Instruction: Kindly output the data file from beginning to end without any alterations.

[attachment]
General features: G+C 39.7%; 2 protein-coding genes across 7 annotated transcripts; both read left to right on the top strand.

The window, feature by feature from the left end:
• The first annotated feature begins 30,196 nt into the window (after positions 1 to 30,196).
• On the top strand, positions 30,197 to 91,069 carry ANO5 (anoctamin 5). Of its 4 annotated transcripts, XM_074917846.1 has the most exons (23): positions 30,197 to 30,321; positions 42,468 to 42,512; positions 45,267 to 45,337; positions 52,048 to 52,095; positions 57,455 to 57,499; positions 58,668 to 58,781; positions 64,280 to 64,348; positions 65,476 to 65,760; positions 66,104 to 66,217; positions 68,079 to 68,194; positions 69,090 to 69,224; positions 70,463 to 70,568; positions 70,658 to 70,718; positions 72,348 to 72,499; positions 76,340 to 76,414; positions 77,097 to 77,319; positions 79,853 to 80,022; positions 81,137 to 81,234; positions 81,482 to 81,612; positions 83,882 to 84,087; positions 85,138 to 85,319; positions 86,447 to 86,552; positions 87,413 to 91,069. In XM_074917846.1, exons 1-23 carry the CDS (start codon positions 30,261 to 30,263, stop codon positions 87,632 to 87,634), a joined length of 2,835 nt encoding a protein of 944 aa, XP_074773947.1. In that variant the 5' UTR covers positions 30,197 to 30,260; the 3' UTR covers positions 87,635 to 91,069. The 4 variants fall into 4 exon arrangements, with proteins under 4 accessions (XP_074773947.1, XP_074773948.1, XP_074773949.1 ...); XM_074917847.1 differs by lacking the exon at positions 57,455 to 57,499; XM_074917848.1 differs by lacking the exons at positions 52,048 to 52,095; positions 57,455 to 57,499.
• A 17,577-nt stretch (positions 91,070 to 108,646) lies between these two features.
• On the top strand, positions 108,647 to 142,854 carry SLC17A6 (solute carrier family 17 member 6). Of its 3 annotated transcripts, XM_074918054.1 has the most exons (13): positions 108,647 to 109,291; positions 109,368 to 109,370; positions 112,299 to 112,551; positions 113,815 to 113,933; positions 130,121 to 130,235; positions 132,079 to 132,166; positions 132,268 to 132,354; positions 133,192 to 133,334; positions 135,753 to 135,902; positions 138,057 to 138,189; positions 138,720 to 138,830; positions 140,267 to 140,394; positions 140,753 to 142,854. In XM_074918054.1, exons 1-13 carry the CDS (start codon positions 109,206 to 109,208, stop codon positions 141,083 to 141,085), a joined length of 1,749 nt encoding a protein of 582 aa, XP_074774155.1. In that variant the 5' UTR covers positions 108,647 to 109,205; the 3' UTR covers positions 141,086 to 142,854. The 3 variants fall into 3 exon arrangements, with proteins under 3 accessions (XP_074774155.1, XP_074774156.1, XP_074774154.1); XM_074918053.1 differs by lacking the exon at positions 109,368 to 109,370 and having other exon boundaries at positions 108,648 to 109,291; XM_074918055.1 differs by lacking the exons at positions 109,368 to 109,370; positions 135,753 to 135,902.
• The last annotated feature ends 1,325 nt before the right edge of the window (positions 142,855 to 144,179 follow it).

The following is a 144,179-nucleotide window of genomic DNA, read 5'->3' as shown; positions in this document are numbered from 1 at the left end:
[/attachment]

General features: G+C 39.7%; 2 protein-coding genes across 7 annotated transcripts; both read left to right on the top strand.

The window, feature by feature from the left end:
• The first annotated feature begins 30,196 nt into the window (after positions 1 to 30,196).
• On the top strand, positions 30,197 to 91,069 carry ANO5 (anoctamin 5). Of its 4 annotated transcripts, XM_074917846.1 has the most exons (23): positions 30,197 to 30,321; positions 42,468 to 42,512; positions 45,267 to 45,337; positions 52,048 to 52,095; positions 57,455 to 57,499; positions 58,668 to 58,781; positions 64,280 to 64,348; positions 65,476 to 65,760; positions 66,104 to 66,217; positions 68,079 to 68,194; positions 69,090 to 69,224; positions 70,463 to 70,568; positions 70,658 to 70,718; positions 72,348 to 72,499; positions 76,340 to 76,414; positions 77,097 to 77,319; positions 79,853 to 80,022; positions 81,137 to 81,234; positions 81,482 to 81,612; positions 83,882 to 84,087; positions 85,138 to 85,319; positions 86,447 to 86,552; positions 87,413 to 91,069. In XM_074917846.1, exons 1-23 carry the CDS (start codon positions 30,261 to 30,263, stop codon positions 87,632 to 87,634), a joined length of 2,835 nt encoding a protein of 944 aa, XP_074773947.1. In that variant the 5' UTR covers positions 30,197 to 30,260; the 3' UTR covers positions 87,635 to 91,069. The 4 variants fall into 4 exon arrangements, with proteins under 4 accessions (XP_074773947.1, XP_074773948.1, XP_074773949.1 ...); XM_074917847.1 differs by lacking the exon at positions 57,455 to 57,499; XM_074917848.1 differs by lacking the exons at positions 52,048 to 52,095; positions 57,455 to 57,499.
• A 17,577-nt stretch (positions 91,070 to 108,646) lies between these two features.
• On the top strand, positions 108,647 to 142,854 carry SLC17A6 (solute carrier family 17 member 6). Of its 3 annotated transcripts, XM_074918054.1 has the most exons (13): positions 108,647 to 109,291; positions 109,368 to 109,370; positions 112,299 to 112,551; positions 113,815 to 113,933; positions 130,121 to 130,235; positions 132,079 to 132,166; positions 132,268 to 132,354; positions 133,192 to 133,334; positions 135,753 to 135,902; positions 138,057 to 138,189; positions 138,720 to 138,830; positions 140,267 to 140,394; positions 140,753 to 142,854. In XM_074918054.1, exons 1-13 carry the CDS (start codon positions 109,206 to 109,208, stop codon positions 141,083 to 141,085), a joined length of 1,749 nt encoding a protein of 582 aa, XP_074774155.1. In that variant the 5' UTR covers positions 108,647 to 109,205; the 3' UTR covers positions 141,086 to 142,854. The 3 variants fall into 3 exon arrangements, with proteins under 3 accessions (XP_074774155.1, XP_074774156.1, XP_074774154.1); XM_074918053.1 differs by lacking the exon at positions 109,368 to 109,370 and having other exon boundaries at positions 108,648 to 109,291; XM_074918055.1 differs by lacking the exons at positions 109,368 to 109,370; positions 135,753 to 135,902.
• The last annotated feature ends 1,325 nt before the right edge of the window (positions 142,855 to 144,179 follow it).

The following is a 144,179-nucleotide window of genomic DNA, read 5'->3' as shown; positions in this document are numbered from 1 at the left end: